Date of Award

Summer 2019

Degree Type

Dissertation

Degree Name

Doctor of Philosophy (PhD)

School

Social Science and Global Studies

Committee Chair

Dr. Joseph St. Marie

Committee Chair School

Social Science and Global Studies

Committee Member 2

Dr. Shahdad Naghshpour

Committee Member 2 School

Social Science and Global Studies

Committee Member 3

Dr. Robert Pauly

Committee Member 3 School

Social Science and Global Studies

Committee Member 4

Dr. Tom Lansford

Committee Member 4 School

Social Science and Global Studies

Abstract

Drawing upon theories of institutional variety, this research seeks to determine whether or not immigrant labor market outcomes are better in countries with 1) liberal market economies and deregulated labor markets; and 2) countries with supply-driven immigration systems. Non-parametric Kolmogorov-Smirnov and Mann-Whitney U tests are combined with parametric time series, GLS regression analysis of panel data to estimate the impact and significance of legal origins (common versus civil law systems) and merit-based immigration policy on 1) labor market participation; 2) unemployment; and 3) employment by educational attainment in 28 OECD countries between the years 2001-2016. The analysis controls for other factors known to influence immigrant labor outcomes, such as inflation, output levels, education levels, labor productivity, labor compensation, public labor market spending, and business cycle fluctuations.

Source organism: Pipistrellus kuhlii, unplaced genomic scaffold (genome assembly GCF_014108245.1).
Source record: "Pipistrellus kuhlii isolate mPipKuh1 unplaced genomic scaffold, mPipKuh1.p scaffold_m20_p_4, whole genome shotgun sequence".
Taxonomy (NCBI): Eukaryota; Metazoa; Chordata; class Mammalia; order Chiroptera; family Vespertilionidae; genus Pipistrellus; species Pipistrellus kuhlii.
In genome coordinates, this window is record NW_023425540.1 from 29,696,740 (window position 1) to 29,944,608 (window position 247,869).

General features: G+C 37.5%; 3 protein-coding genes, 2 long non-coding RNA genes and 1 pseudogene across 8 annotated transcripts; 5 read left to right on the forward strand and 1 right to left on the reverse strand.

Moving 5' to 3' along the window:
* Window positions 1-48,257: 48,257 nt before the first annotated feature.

Findings indicate that foreign-born labor market outcomes are better in civil law countries, with greater labor market regulation and more generous welfare programs. The percentage of foreign-born persons who are unemployed is significantly different in countries with common versus civil law legal systems. When civil law systems are disaggregated by type (i.e. French, German, and Nordic civil law), the difference is most visible between English common law and French civil law countries. Labor market participation rates are significantly different for only the male foreign- and native-born populations in civil versus common law countries. There is no statistically significant difference between civil and common law countries in terms of employment by educational attainment.

This research finds limited evidence that supply-driven systems are associated with greater economic integration of migrants. The presence of a merit-based immigration system has a statistically significant relationship with only the labor market participation rate for male foreign-born workers; the relationship is positive. The presence of a merit-based immigration system has no statistically significant relationship with foreign-born unemployment or employment by educational attainment rates. Moreover, the findings suggest that both legal origins and merit-based immigration policy is more strongly associated with native-born workers than foreign-born workers. This research makes both a theoretical and methodological contribution to the immigration literature and offers more generalizable conclusions than most large-sample studies have previously.

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